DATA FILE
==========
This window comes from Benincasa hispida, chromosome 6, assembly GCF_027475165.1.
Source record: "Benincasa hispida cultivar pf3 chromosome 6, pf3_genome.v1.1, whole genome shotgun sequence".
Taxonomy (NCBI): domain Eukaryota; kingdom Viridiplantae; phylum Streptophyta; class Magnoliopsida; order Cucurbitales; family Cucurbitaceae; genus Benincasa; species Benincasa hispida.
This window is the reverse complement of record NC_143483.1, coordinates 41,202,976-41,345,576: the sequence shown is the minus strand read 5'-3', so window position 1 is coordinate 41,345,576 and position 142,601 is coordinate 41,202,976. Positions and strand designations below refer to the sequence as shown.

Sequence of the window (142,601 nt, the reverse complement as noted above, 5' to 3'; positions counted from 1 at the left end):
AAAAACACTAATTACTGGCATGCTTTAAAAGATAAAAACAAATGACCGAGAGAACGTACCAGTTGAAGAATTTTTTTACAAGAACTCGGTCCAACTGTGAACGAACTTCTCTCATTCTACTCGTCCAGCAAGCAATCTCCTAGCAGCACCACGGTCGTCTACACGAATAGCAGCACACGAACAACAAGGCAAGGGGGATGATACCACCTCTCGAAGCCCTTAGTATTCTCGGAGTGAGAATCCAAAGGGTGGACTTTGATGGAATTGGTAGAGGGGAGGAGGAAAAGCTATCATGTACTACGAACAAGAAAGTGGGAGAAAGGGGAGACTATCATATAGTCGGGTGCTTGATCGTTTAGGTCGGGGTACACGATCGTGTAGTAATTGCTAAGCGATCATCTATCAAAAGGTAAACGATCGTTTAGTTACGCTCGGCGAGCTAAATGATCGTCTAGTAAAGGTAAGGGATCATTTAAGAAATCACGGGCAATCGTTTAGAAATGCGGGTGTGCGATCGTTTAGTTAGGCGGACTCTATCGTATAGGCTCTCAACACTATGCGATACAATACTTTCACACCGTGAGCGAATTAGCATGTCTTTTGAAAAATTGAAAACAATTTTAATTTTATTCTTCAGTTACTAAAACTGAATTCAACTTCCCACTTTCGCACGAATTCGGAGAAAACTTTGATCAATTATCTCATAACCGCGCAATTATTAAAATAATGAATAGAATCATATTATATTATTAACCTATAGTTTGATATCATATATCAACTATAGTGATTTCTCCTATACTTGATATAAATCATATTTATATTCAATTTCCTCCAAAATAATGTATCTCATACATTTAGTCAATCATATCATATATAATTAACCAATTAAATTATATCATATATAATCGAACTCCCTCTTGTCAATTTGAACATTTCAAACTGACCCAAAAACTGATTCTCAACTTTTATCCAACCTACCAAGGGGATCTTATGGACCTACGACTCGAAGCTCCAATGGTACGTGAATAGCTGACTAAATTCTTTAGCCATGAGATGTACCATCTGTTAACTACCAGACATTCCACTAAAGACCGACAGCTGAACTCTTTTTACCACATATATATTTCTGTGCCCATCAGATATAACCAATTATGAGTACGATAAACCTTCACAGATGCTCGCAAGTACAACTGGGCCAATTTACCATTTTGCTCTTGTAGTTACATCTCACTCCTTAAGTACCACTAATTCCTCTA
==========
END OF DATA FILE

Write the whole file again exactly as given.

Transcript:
This window comes from Benincasa hispida, chromosome 6, assembly GCF_027475165.1.
Source record: "Benincasa hispida cultivar pf3 chromosome 6, pf3_genome.v1.1, whole genome shotgun sequence".
Taxonomy (NCBI): domain Eukaryota; kingdom Viridiplantae; phylum Streptophyta; class Magnoliopsida; order Cucurbitales; family Cucurbitaceae; genus Benincasa; species Benincasa hispida.
This window is the reverse complement of record NC_143483.1, coordinates 41,202,976-41,345,576: the sequence shown is the minus strand read 5'-3', so window position 1 is coordinate 41,345,576 and position 142,601 is coordinate 41,202,976. Positions and strand designations below refer to the sequence as shown.

Sequence of the window (142,601 nt, the reverse complement as noted above, 5' to 3'; positions counted from 1 at the left end):
AAAAACACTAATTACTGGCATGCTTTAAAAGATAAAAACAAATGACCGAGAGAACGTACCAGTTGAAGAATTTTTTTACAAGAACTCGGTCCAACTGTGAACGAACTTCTCTCATTCTACTCGTCCAGCAAGCAATCTCCTAGCAGCACCACGGTCGTCTACACGAATAGCAGCACACGAACAACAAGGCAAGGGGGATGATACCACCTCTCGAAGCCCTTAGTATTCTCGGAGTGAGAATCCAAAGGGTGGACTTTGATGGAATTGGTAGAGGGGAGGAGGAAAAGCTATCATGTACTACGAACAAGAAAGTGGGAGAAAGGGGAGACTATCATATAGTCGGGTGCTTGATCGTTTAGGTCGGGGTACACGATCGTGTAGTAATTGCTAAGCGATCATCTATCAAAAGGTAAACGATCGTTTAGTTACGCTCGGCGAGCTAAATGATCGTCTAGTAAAGGTAAGGGATCATTTAAGAAATCACGGGCAATCGTTTAGAAATGCGGGTGTGCGATCGTTTAGTTAGGCGGACTCTATCGTATAGGCTCTCAACACTATGCGATACAATACTTTCACACCGTGAGCGAATTAGCATGTCTTTTGAAAAATTGAAAACAATTTTAATTTTATTCTTCAGTTACTAAAACTGAATTCAACTTCCCACTTTCGCACGAATTCGGAGAAAACTTTGATCAATTATCTCATAACCGCGCAATTATTAAAATAATGAATAGAATCATATTATATTATTAACCTATAGTTTGATATCATATATCAACTATAGTGATTTCTCCTATACTTGATATAAATCATATTTATATTCAATTTCCTCCAAAATAATGTATCTCATACATTTAGTCAATCATATCATATATAATTAACCAATTAAATTATATCATATATAATCGAACTCCCTCTTGTCAATTTGAACATTTCAAACTGACCCAAAAACTGATTCTCAACTTTTATCCAACCTACCAAGGGGATCTTATGGACCTACGACTCGAAGCTCCAATGGTACGTGAATAGCTGACTAAATTCTTTAGCCATGAGATGTACCATCTGTTAACTACCAGACATTCCACTAAAGACCGACAGCTGAACTCTTTTTACCACATATATATTTCTGTGCCCATCAGATATAACCAATTATGAGTACGATAAACCTTCACAGATGCTCGCAAGTACAACTGGGCCAATTTACCATTTTGCTCTTGTAGTTACATCTCACTCCTTAAGTACCACTAATTCCTCTA